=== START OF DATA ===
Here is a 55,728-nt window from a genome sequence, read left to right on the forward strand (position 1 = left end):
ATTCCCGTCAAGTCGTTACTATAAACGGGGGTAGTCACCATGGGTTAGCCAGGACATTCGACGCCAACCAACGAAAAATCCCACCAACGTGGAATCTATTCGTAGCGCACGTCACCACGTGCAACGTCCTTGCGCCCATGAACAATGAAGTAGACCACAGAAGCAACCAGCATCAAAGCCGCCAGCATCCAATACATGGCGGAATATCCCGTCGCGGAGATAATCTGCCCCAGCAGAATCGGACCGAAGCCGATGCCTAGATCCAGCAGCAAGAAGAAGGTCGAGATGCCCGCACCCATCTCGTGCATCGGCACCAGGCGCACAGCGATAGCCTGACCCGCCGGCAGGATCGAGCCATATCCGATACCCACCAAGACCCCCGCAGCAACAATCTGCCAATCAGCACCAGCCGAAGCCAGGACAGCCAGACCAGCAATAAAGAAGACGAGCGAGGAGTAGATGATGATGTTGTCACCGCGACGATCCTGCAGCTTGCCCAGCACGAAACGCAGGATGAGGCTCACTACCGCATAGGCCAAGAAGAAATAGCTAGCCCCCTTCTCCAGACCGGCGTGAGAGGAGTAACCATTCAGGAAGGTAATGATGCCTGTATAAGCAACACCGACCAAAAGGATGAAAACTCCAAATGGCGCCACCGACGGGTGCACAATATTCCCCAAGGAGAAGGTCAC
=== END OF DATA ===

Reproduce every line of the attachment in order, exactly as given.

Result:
Here is a 55,728-nt window from a genome sequence, read left to right on the forward strand (position 1 = left end):
ATTCCCGTCAAGTCGTTACTATAAACGGGGGTAGTCACCATGGGTTAGCCAGGACATTCGACGCCAACCAACGAAAAATCCCACCAACGTGGAATCTATTCGTAGCGCACGTCACCACGTGCAACGTCCTTGCGCCCATGAACAATGAAGTAGACCACAGAAGCAACCAGCATCAAAGCCGCCAGCATCCAATACATGGCGGAATATCCCGTCGCGGAGATAATCTGCCCCAGCAGAATCGGACCGAAGCCGATGCCTAGATCCAGCAGCAAGAAGAAGGTCGAGATGCCCGCACCCATCTCGTGCATCGGCACCAGGCGCACAGCGATAGCCTGACCCGCCGGCAGGATCGAGCCATATCCGATACCCACCAAGACCCCCGCAGCAACAATCTGCCAATCAGCACCAGCCGAAGCCAGGACAGCCAGACCAGCAATAAAGAAGACGAGCGAGGAGTAGATGATGATGTTGTCACCGCGACGATCCTGCAGCTTGCCCAGCACGAAACGCAGGATGAGGCTCACTACCGCATAGGCCAAGAAGAAATAGCTAGCCCCCTTCTCCAGACCGGCGTGAGAGGAGTAACCATTCAGGAAGGTAATGATGCCTGTATAAGCAACACCGACCAAAAGGATGAAAACTCCAAATGGCGCCACCGACGGGTGCACAATATTCCCCAAGGAGAAGGTCAC